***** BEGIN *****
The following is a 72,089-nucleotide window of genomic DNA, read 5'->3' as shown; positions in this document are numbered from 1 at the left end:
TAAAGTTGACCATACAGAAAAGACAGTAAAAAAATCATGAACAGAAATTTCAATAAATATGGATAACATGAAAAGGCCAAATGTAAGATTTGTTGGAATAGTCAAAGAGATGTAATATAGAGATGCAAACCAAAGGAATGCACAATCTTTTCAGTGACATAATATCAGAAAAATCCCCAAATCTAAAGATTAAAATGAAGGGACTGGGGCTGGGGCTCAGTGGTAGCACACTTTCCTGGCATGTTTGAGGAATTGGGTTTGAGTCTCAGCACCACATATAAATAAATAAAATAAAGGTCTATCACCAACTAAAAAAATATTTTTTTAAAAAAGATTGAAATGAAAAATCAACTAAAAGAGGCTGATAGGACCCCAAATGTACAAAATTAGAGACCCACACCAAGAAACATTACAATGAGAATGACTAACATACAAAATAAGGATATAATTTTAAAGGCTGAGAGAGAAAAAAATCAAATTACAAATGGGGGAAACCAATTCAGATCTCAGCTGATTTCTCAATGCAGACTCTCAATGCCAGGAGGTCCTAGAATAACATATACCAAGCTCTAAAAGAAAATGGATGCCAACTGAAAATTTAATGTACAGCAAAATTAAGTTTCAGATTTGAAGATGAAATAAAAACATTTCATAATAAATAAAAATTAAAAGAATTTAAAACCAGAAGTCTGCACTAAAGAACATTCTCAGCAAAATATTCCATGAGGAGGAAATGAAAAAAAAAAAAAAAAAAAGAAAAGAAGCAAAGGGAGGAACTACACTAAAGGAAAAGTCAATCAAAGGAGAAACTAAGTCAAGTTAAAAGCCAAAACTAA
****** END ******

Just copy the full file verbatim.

The following is a 72,089-nucleotide window of genomic DNA, read 5'->3' as shown; positions in this document are numbered from 1 at the left end:
TAAAGTTGACCATACAGAAAAGACAGTAAAAAAATCATGAACAGAAATTTCAATAAATATGGATAACATGAAAAGGCCAAATGTAAGATTTGTTGGAATAGTCAAAGAGATGTAATATAGAGATGCAAACCAAAGGAATGCACAATCTTTTCAGTGACATAATATCAGAAAAATCCCCAAATCTAAAGATTAAAATGAAGGGACTGGGGCTGGGGCTCAGTGGTAGCACACTTTCCTGGCATGTTTGAGGAATTGGGTTTGAGTCTCAGCACCACATATAAATAAATAAAATAAAGGTCTATCACCAACTAAAAAAATATTTTTTTAAAAAAGATTGAAATGAAAAATCAACTAAAAGAGGCTGATAGGACCCCAAATGTACAAAATTAGAGACCCACACCAAGAAACATTACAATGAGAATGACTAACATACAAAATAAGGATATAATTTTAAAGGCTGAGAGAGAAAAAAATCAAATTACAAATGGGGGAAACCAATTCAGATCTCAGCTGATTTCTCAATGCAGACTCTCAATGCCAGGAGGTCCTAGAATAACATATACCAAGCTCTAAAAGAAAATGGATGCCAACTGAAAATTTAATGTACAGCAAAATTAAGTTTCAGATTTGAAGATGAAATAAAAACATTTCATAATAAATAAAAATTAAAAGAATTTAAAACCAGAAGTCTGCACTAAAGAACATTCTCAGCAAAATATTCCATGAGGAGGAAATGAAAAAAAAAAAAAAAAAAAGAAAAGAAGCAAAGGGAGGAACTACACTAAAGGAAAAGTCAATCAAAGGAGAAACTAAGTCAAGTTAAAAGCCAAAACTAA